Harnett County School Board Presses Gov to Reopen Schools
Move comes day after Harvard, Oxford, Stanford epidemiologists say “schools and universities should be open for in-person teaching”
Gov. Cooper, under pressure from far-left NCAE, has refused to provide all parents the option of full-time in-person instruction for their kids
Raleigh, N.C. — The Harnett County Board of Education pressed Gov. Roy Cooper to “immediately implement an expedited plan to allow the Harnett County Public School System to return to normal operations” in a resolution passed this week.
The move is supported by overwhelming scientific evidence that shows children, especially those from less fortunate circumstances, are suffering potentially irreparable harm by being kept out of classrooms.
The day before Harnett County Board of Education resolution, world-renowned epidemiologists from Harvard, Oxford, and Stanford issued a public rebuke of lockdown policies. The experts wrote, “Schools and universities should be open for in-person teaching. Extracurricular activities, such as sports, should be resumed.”
Sen. Jim Burgin (R-Harnett) said, “I fully support the Board of Education’s push to reopen schools. Gov. Cooper needs to provide all parents with the option of sending their children to school for full-time, in-person instruction. The Governor’s refusal to do so because of political pressure from the far-left NCAE will widen education disparities and, according to Harvard experts, ‘some children may never recover.’”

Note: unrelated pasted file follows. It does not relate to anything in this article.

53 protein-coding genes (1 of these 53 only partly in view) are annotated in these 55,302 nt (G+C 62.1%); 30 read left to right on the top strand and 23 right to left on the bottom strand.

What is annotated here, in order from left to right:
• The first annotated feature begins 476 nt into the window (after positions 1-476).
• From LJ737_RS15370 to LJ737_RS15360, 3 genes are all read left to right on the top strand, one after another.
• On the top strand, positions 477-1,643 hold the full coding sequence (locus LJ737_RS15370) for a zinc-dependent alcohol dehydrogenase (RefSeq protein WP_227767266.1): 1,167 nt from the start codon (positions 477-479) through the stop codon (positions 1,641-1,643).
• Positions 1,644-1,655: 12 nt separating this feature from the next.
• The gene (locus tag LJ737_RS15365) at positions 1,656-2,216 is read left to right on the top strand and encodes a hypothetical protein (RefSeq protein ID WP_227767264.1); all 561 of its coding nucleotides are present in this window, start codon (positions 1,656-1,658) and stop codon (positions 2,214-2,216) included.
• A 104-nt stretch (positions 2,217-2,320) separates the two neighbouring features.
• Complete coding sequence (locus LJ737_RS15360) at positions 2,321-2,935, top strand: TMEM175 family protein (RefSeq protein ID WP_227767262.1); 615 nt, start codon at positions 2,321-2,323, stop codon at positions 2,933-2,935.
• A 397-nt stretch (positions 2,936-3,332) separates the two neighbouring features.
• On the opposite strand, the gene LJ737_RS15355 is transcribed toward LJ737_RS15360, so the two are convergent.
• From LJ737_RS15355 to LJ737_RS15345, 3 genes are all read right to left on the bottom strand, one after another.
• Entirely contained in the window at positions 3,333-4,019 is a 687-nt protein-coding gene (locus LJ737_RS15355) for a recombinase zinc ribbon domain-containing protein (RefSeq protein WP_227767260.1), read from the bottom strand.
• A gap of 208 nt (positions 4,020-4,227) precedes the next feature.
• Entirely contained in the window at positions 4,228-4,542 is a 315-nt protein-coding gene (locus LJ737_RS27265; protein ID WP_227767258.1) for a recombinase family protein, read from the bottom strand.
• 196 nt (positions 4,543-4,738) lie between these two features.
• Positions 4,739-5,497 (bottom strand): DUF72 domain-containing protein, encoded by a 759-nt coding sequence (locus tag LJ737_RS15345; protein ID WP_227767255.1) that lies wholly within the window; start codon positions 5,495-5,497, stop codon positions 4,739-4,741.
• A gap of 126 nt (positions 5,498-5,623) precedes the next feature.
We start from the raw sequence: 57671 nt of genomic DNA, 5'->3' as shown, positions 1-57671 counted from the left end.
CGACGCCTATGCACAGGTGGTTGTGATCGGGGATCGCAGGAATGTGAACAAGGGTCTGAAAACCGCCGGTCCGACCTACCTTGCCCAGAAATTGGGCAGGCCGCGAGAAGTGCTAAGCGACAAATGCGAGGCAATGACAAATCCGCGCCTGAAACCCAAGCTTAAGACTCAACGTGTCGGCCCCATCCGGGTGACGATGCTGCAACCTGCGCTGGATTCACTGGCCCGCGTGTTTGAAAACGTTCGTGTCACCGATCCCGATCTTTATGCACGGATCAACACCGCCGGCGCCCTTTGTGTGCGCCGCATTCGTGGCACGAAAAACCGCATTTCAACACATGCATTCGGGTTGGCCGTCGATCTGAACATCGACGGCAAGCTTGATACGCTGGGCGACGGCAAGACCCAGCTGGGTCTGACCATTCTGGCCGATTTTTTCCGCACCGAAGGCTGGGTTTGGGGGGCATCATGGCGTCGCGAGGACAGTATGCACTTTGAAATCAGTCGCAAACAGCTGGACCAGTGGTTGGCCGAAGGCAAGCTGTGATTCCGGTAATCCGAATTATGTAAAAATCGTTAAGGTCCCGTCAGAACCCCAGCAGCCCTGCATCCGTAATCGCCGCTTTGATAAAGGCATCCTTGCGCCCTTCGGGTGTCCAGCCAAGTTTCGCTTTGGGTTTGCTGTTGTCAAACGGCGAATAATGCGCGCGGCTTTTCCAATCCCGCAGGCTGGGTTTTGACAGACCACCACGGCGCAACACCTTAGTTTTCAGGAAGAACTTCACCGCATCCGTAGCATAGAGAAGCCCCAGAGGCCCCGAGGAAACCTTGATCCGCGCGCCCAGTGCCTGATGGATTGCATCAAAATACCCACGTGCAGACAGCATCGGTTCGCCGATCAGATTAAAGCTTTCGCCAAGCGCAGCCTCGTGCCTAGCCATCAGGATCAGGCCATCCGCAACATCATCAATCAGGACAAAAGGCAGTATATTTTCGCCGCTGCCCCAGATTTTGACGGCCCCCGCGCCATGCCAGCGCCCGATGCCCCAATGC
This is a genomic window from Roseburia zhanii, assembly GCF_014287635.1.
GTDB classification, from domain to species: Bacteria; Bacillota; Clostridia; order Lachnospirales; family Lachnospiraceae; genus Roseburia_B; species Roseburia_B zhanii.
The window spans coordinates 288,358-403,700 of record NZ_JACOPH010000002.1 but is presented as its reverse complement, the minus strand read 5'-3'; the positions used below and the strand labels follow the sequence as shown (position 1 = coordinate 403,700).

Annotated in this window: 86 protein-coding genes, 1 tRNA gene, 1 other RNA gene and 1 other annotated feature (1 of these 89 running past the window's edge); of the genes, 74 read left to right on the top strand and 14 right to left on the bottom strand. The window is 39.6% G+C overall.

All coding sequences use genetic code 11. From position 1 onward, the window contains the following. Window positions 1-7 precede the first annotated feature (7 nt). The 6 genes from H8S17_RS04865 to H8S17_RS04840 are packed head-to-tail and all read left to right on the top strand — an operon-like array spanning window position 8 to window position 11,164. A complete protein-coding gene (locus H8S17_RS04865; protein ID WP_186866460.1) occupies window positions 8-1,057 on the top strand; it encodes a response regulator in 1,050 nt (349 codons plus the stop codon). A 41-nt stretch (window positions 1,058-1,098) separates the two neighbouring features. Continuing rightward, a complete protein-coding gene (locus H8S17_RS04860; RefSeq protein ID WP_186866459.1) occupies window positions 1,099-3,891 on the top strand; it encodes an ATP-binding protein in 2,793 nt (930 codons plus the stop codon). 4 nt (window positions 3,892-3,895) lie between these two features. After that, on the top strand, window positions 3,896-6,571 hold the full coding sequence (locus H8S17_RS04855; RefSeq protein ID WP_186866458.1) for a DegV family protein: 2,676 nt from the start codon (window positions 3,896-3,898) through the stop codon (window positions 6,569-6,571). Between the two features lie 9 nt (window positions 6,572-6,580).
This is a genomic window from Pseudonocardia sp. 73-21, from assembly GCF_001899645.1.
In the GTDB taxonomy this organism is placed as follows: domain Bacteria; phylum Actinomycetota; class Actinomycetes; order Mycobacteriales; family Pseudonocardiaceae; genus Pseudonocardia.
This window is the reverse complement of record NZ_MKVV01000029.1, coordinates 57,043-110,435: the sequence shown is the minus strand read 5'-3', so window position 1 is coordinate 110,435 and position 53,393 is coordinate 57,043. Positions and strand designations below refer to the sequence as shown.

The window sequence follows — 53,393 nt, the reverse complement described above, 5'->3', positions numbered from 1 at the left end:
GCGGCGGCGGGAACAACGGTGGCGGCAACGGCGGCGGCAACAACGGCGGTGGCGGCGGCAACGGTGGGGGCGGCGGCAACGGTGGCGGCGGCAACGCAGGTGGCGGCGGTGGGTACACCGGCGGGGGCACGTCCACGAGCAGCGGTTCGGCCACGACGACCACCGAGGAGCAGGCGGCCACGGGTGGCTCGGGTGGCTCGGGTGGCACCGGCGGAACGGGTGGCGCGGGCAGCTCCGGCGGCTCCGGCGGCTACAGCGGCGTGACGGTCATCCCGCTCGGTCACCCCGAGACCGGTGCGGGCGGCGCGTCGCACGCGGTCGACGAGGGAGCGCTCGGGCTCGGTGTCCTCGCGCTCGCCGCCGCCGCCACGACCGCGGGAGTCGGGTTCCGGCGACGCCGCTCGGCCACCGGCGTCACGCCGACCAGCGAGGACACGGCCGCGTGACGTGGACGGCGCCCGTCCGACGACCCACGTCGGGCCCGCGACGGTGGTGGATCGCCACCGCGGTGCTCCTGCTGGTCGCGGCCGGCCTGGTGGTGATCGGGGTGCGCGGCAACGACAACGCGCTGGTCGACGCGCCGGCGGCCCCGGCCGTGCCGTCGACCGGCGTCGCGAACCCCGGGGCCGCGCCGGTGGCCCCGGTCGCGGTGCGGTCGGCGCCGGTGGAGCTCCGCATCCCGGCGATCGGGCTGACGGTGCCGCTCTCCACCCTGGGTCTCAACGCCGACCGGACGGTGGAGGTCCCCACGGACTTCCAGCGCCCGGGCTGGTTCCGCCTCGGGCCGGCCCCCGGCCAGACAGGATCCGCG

Public health authorities, including the CDC, have been sounding the alarm about the severe consequences of prohibiting children from getting in-person classroom instruction.
Robert Redfield, director of the CDC, recently told Congress, “I don’t think I can emphasize it enough as the director for the Centers for Disease Control, the leading public health agency in the world — it is in the public health interest that these K through 12 students to get the schools back open for face-to-face learning.”
A group of Harvard public health experts wrote recently that preventing students from learning in the classroom “will be an educational disaster that some children may never recover from.”
A recently released study from the Organisation for Economic Cooperation and Development also found that a “typical current student might expect something on the order of 3% lower career earnings if schools immediately returned to 2019 performance levels.” Disadvantaged students, however, “will almost certainly see larger impacts.”